Why being sexually exploited is not the same as playing on a motorway.
By Jessica Eaton
You know it’s bad when you have to stand up in front of 40 experienced professionals and explain why being sexually exploited is absolutely nothing like playing on a motorway.
I have this thing where my face reveals exactly what I’m thinking, even in professional environments. Those of you who know me will know how true that is. Gets me in lots of trouble and interesting conversations.
So imagine my face when I am away working in London, explaining to a group of experienced professionals that children are never to blame for sexual exploitation; and a woman puts her hand up and says:
“I’m sorry but I totally disagree with you and I think what you are saying is irresponsible. You’re stood there trying to tell us that children are not to blame for being sexually exploited and you are saying that their behaviours do not lead to them being raped and abused but you are wrong. You are ignoring behaviours that children show that would make them more likely to be abused.”
I asked her to clarify what she meant and reiterated my position that no child is ever to blame for being sexually abused no matter what ‘behaviours’ they showed.
“Sexual exploitation is like kids playing on a motorway. The kids running in and out of traffic on a motorway are much more likely to be ran over by a car than kids playing at home in the garden. If the kids playing on the motorway were hit by a car, you cannot argue that they are not to blame. Loads of kids that are sexually exploited do things that mean that we cannot argue that they are not to blame. If those kids weren’t on the motorway, they would be ran over. If the kids who are being sexually exploited didn’t do the things they do, they wouldn’t be exploited. It’s wrong to say that they are never to blame. They have to take responsibility for their actions. They need to be taught about their risk taking behaviours so they are not sexually exploited.”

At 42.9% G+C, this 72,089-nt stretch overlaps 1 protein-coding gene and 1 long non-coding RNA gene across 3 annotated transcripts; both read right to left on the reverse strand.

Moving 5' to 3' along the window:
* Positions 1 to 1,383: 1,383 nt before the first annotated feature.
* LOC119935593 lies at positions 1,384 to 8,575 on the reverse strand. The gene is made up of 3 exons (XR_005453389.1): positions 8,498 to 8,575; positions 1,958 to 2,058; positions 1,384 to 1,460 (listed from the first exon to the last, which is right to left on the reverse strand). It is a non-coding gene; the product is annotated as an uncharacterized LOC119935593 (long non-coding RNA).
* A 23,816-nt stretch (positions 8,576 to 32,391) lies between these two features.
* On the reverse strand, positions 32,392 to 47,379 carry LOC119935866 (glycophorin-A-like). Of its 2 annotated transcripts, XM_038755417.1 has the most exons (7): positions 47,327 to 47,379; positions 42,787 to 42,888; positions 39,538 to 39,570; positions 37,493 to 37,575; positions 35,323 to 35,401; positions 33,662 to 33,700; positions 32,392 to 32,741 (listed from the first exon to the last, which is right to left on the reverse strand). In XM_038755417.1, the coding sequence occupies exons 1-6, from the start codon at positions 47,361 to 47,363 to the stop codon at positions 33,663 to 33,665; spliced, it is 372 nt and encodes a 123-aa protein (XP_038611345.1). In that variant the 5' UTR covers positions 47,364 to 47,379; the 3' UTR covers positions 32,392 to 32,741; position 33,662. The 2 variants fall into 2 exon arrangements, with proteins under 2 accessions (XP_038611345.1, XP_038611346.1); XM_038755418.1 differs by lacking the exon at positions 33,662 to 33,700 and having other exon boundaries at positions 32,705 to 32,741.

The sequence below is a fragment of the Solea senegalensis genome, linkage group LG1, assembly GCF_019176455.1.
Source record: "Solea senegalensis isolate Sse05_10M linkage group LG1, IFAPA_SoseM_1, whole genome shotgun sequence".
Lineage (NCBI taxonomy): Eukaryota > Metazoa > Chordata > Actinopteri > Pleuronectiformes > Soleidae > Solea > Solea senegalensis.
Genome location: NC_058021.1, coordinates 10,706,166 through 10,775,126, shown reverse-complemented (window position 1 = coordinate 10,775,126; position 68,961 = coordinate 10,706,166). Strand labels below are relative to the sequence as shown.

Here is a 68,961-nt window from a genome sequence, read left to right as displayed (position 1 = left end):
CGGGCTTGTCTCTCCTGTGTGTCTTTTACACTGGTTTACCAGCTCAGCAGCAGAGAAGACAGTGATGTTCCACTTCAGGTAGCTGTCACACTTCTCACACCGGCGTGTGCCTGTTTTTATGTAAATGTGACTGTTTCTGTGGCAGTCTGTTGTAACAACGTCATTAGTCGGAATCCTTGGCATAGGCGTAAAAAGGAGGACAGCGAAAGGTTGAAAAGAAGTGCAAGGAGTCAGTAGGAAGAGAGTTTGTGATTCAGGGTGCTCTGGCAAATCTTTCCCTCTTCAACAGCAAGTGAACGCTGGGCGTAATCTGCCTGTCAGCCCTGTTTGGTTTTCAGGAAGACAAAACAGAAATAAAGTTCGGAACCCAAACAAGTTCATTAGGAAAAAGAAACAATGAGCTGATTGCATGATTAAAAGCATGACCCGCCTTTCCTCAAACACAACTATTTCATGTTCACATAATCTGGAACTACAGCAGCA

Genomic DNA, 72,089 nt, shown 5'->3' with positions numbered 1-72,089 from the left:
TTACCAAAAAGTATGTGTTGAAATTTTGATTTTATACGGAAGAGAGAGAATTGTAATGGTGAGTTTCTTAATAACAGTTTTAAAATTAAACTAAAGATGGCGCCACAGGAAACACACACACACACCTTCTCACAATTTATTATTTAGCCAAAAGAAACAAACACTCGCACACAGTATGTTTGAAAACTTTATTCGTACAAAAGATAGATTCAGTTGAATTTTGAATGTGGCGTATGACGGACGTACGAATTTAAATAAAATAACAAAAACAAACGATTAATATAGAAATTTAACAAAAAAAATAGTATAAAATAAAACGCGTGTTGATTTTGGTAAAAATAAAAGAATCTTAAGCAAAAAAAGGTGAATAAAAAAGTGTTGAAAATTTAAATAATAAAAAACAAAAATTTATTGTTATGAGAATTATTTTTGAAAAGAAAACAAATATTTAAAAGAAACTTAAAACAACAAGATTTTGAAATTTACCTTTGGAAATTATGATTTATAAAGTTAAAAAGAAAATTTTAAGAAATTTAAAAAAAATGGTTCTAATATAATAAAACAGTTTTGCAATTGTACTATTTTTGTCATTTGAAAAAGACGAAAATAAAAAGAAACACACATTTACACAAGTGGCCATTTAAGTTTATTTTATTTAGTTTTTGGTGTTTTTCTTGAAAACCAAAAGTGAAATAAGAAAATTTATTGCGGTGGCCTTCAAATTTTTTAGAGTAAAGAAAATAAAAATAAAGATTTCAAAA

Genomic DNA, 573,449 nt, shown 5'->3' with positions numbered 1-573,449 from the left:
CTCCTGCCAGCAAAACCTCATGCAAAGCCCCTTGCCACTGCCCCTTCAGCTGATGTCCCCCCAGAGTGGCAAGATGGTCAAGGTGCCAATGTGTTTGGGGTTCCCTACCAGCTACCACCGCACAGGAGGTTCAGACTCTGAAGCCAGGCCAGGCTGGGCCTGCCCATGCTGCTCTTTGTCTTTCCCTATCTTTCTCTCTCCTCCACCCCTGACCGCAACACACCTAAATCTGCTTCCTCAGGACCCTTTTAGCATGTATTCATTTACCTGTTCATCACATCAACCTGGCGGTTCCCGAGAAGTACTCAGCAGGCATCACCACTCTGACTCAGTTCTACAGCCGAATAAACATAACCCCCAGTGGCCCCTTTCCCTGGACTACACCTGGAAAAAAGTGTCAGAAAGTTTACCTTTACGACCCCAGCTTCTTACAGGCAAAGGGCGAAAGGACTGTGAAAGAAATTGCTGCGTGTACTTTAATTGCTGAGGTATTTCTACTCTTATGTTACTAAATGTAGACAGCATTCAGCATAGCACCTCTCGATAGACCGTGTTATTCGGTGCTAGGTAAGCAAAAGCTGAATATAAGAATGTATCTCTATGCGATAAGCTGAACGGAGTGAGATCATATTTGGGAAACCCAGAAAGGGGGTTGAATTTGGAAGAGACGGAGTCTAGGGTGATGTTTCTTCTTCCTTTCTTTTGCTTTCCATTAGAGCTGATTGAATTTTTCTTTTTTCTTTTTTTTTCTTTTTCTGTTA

I am not going to lie to you, my face must have been a picture. However, I have worked in sexual violence long enough to have heard this argument many, many times. I’ve heard it tied up with ribbons in fancy language about risk taking behaviours and neuropsychological development – but I have never heard it explained with such a confident analogy.
My responsibility at this point, as a lecturer – as an expert – is to use this challenge as an opportunity to improve the understanding of the professional who used the motorways analogy – but also the ensure her and the other 39 professionals staring at me, waiting for an answer; do not blame children for sexual abuse.
“Hmmm interesting analogy.” I started.
“Whilst I agree with you that children playing on a motorway would be likely to get ran over, and would be much more likely to be ran over than children playing at home, I don’t agree with your analogy to CSE. Actually, I don’t see any logical comparison between your analogy and CSE at all.”
‘Pick your words carefully, Jessica. Use your airtime to teach and persuade’ I think.
“I would argue that the motorway is a constant, physical but non-motivated danger to humans. When children are playing on a dangerous road, drivers are not purposely, meticulously, carefully trying to run them over from miles away. The car is not motivated to hit them to achieve some sort of pleasure or satisfaction. The child is aware of the dangers of the motorway and understands the speed and velocity of a car travelling at 70mph. The child doesn’t want to be hit by the car and the child has not been groomed and manipulated by the driver to think that they want to be ran over and should enjoy being ran over. The child has not been bribed or blackmailed to be ran over using things they need or want. Do you agree that all of this is true?”
“Would you also agree that no matter how much you taught your children about the dangers of roads, the green cross code and how to stay safe; you still could not blame them if a dangerous driver who wanted to harm children swerved towards them, mounted the curb and ran them over?”
“Child sex offenders are not the physical, constant, non-motivated dangers like the motorway that you can tell kids not to play on. They are the dangerous driver who swerves, mounts the curb and runs over the child, who cannot predict it will happen and cannot protect themselves from the impact.”
She nodded and the other delegates all began to comment, agree and discuss.
And that’s why being sexually exploited is not the same as playing on a motorway.